Will this little light-bending silicon chip change the future—or at least our smartphones? Credit: Caltech.
When the Apple iPhone 5 was about to be released in late 2012, and speculations about its new features were running amuck, I heard rumors of a holographic display. At the time I thought that was completely ridiculous, and apparently so did tech sites like Geek.com.
Although Geek.com experts scoffed at the idea, new research suggests that you may want to retract that “ridiculous” adjective and insert “feasible” instead.
California Institute of Technology engineers recently reported the ability to bend light with only a silicon chip, an early step toward simple and cost-effective projection capabilities in a variety of applications, including your smartphone. The research was led by electrical engineering professor Ali Hajimiri.
Traditional LCD projectors pass light through pixels to project holographic images and rely on moving parts and lenses to adjust light beams. In contrast, the new Caltech chip uses an integrated optical phased array (OPA) to project the image with a single LED and no mechanical parts.
The scientists took advantage of light coherence, the wave property behind interference. “By changing the relative timing of the waves, you can change the direction of the light beam,” says Hajimiri in a Caltech press release.
The press release continues, “For example, if 10 people kneeling in line by a swimming pool slap the water at the exact same instant, they will make one big wave that travels directly away from them. But if the 10 separate slaps are staggered—each person hitting the water a half a second after the last—there will still be one big, combined wave, but with the wave bending to travel at an angle.”
By taking control of the waves, the researchers made a big splash. They fabricated a silicon chip that can bend and manipulate light waves—and thus change the direction of a light beam—with a series of phase shifters. The electronic data of the image to be projected is first converted into adjustable electrical currents. The intensity of those electrical currents subsequently guides the timing of the light waves hitting the silicon chip. The waves strike the chip’s array elements, which project light beams that combine coherently mid-air to form a projection.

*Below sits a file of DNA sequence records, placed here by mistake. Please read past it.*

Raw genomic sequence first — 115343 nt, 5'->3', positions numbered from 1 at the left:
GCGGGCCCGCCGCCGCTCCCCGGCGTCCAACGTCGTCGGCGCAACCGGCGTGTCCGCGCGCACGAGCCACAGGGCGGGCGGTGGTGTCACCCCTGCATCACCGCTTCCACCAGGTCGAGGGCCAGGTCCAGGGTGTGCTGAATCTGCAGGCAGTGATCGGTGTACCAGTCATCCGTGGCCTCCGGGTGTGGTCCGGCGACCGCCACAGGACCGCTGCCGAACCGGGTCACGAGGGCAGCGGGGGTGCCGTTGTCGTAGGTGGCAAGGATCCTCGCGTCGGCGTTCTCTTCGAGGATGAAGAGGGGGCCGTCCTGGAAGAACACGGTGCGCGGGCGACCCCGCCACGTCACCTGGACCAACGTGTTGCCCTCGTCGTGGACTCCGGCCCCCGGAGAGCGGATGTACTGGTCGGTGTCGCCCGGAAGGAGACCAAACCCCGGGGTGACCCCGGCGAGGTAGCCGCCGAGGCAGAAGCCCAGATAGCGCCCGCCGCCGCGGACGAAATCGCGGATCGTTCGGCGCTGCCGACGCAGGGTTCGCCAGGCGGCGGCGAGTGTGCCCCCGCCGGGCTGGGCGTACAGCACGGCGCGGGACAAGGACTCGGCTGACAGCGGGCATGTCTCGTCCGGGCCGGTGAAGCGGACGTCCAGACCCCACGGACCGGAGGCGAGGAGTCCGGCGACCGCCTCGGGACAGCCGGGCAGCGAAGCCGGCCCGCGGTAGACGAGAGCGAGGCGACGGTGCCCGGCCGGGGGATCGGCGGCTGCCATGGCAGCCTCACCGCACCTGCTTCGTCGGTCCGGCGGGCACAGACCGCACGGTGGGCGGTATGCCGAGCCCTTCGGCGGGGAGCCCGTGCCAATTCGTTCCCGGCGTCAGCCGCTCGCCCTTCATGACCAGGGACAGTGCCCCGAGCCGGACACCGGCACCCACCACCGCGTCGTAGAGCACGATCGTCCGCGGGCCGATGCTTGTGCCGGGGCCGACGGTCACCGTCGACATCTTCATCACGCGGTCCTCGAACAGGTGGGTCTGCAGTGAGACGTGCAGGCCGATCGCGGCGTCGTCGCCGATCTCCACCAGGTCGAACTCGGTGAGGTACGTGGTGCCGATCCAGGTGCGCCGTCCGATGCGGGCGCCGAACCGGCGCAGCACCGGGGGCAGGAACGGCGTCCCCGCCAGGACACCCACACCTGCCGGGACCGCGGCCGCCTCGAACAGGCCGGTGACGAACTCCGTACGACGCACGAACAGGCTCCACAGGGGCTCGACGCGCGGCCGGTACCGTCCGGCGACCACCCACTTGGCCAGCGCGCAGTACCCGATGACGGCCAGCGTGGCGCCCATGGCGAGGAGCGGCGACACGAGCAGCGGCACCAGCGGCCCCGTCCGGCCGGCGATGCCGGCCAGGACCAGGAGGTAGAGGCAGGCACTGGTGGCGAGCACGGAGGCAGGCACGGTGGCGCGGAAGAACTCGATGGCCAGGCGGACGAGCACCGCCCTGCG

While the chip doesn’t project static light beams in one location, it draws them very quickly and repeatedly so that your eye perceives a single image. Watch the video below to see how little projected triangles look when you slow them down, and then how your eye perceives the fast bursts of light.
Credit: Caltech (Youtube).
“The new thing about our work is really that we can do this on a tiny, one-millimeter-square silicon chip, and the fact that we can do it very rapidly—rapidly enough to form images, since we phase-shift electronically in two dimensions,” graduate student Behrooz Abiri says in the press release.
The scientists performed initial tests using infared light on silicon chips, but note that other semiconductors could be used to expand applications into the visible light spectrum. So far the scientists can only project simple shapes or letters, but they are also working on larger chips to raise the complexity and resolution of projections.
Hopefully tiny projectors can eventually be affixed to our personal devices and much more. “I don’t want to limit the device to just a few purposes,” Hajimiri says. “The beauty of this thing is that these chips are small and can be made at a very low cost—and this opens up lots of interesting possibilities.”
The scientists presented their work at Optical Fiber Communication (OFC) conference in San Francisco earlier this month.
Perhaps R2D2’s hologram isn’t so crazy after all…